For Immediate Release
Kodaikanal (March 7, 2002) -- Employees from the now-closed controversial Hindustan Lever Thermometer thermometer factory in Kodaikanal today condemned the company's efforts to stifle their right to demand an independent medical and health evaluation for the mercury contamination caused due to mercury exposure at the thermometer factory. The employees have joined hands with Kodaikanal community groups and environmental groups including the United Citizens Council of Kodaikanal, Palni Hills Conservation Council (PHCC) and Greenpeace, to ensure that Hindustan Lever does not escape liability for environmental and health damage caused by its careless handling of mercury.
On March 7, 2001, residents of Kodaikanal, along with environmental ex-HLL workers groups, exposed HLL's 7.4 ton mercury waste dump stored illegally at a scrapyard in a crowded part of Kodaikanal. Since then, the company has been forced to end operations and clean up the scrap yard.
However, despite legitimate concerns regarding the health effects suffered by workers due to exposure to mercury in the workplace, the company has sought to dismiss the entire affair. Former HLL employees complain of a variety of health effects, including nervous problems and stomach disorders, some of which could be linked to the toxic effects of mercury. Under Indian Law, it is the Company's responsibility to prove that symptoms of health effects visibly apparent in the workers were caused by factors other than occupational exposure to toxic substances such as mercury.
Before compensating its workers who lost their jobs when the company was shut down due to environmental reasons, Hindustan Lever has extracted their signatures on a document that requires them to forfeit their right to laying any claims for occupational health effects. HLL claims that no occupational health effects exist. These claims are based on a shoddy study conducted by the Company's medical professional.
''We were told to sign something in English if we wanted our dues. We were always told the health question will be taken up later. We feel cheated,'' says Shanmugasundaram, a worker who was laid off. ''This AGREEMENT extracted from workers may look good on their annual report, but we are here to claim our dues with other former workers and the community for loss of quality of life, health effects and remediation.''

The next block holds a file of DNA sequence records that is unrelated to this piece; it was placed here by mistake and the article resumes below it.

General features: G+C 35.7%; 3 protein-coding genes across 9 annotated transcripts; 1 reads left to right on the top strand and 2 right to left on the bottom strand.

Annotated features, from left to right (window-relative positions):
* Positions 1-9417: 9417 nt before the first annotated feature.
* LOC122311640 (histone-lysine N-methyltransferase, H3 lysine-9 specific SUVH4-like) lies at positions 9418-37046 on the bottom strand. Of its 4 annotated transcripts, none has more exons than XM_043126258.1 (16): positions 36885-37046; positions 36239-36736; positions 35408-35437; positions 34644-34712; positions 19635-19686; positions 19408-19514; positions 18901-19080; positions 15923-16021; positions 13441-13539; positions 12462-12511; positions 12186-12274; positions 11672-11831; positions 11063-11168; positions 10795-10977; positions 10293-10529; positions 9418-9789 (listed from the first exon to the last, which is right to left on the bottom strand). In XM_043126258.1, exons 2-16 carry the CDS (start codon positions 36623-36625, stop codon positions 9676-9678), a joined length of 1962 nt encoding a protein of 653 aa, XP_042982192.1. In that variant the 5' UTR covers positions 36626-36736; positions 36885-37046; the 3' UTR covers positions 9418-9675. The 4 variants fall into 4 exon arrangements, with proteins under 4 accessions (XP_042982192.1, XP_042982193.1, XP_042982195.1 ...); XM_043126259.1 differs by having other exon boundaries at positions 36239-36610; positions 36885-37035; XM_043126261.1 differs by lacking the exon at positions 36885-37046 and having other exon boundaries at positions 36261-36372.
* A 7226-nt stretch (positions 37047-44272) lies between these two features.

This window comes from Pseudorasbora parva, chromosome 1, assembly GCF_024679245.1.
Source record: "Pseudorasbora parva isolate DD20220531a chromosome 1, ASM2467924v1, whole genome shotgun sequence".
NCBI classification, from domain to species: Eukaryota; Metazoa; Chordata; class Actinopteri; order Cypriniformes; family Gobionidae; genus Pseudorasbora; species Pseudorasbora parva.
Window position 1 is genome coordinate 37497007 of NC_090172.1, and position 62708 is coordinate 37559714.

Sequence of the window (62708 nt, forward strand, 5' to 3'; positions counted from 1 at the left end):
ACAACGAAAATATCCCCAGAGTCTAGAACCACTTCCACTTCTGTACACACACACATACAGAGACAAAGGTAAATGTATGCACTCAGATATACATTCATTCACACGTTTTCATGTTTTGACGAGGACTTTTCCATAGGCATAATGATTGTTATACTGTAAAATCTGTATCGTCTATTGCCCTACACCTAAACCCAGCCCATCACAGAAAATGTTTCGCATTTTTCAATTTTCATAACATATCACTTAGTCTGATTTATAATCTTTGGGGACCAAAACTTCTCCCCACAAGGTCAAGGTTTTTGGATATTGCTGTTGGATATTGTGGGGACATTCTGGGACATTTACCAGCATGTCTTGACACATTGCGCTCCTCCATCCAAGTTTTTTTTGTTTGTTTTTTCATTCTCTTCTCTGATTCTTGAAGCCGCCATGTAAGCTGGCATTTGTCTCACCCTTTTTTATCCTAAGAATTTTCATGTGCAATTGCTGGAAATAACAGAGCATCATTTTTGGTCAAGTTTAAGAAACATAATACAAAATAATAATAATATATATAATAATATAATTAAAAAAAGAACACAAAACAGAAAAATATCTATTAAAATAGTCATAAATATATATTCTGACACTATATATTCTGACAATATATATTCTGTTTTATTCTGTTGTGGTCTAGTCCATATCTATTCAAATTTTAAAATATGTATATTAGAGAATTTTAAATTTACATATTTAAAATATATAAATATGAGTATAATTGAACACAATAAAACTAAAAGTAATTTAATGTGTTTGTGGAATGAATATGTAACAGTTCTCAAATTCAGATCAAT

Hindustan Lever's responses to the mercury dumping controversy has been characterized by denials, cover-ups, untruths and a singular lack of transparency. After denying in March last year that any mercury waste had ever left the factory, and that the factory kept meticulous records of all mercury inventory, HLL admitted that one load of 5.3 tons of mercury-bearing waste was shipped out inadvertently to a scrapyard in Kodaikanal. Independent verification has placed the quantity of mercury wastes at the Kodaikanal scrapyard at 7.4 tons, although the company's website continues to misrepresent facts by claiming only 5.3 tons were dumped. Subsequently, the company admitted to having systematically shipped out to various parts of Tamil Nadu and Karnataka, over 98 tons of such wastes.
Despite requests by the Tamilnadu Pollution Control Board, HLL has also refused to part with information on mercury use and disposal at the factory that would allow independent analysts to verify the claims made by the company's consultants that the mercury releases to the Kodaikanal environment pose no danger to residents' health or the environment.
''Mercury contamination in parts of the factory ground was 600 times permissible limits'', says Mr. Rajagopal, President of UCCK. ''Vapour carrying mercury did not stop at the factory fence, and we think the whole town, Pambar shola, and lake are contaminated. We are concerned as to how this affects a town that is dependent on boarding-schools and tourism.''
PHCC and Greenpeace maintain that between 20-40 tons of mercury may have been released into the environment since the plant started in '84. Occupational safety measures at factory were discontinued from the second year of operation, and the only warning given to workers regarding the hazardous nature of their work was to ''Wash hands before eating''.
''Lever's attempt to sweep the episode under greenwashed reports has only raised more mercury dust in Kodaikanal. Multinational corporations are more concerned about their profits than the health and environment of people in this country'', says Nevil Moncher, Secretary, PHCC. ''HLL can manipulate the situation only so far. The mercury in the environment of Kodai will not walk away, anyone is welcome to do tests and establish it for themselves.''
The workers along with the community call on the TNPCB to institute an independent and transparent appraisal of the mercury contamination to health and environment caused by the HLL factory. They also call on the TNPCB to force HLL to produce the original documentary records pertaining to import and use of mercury, and disposal of waste.
For further information, contact:
Nevil Moncher, PHCC. Tel: 04542 40157
Navroz Mody, Greenpeace. Tel: 04542 40286
Doris Rao, Greenpeace. Tel: 011 6962932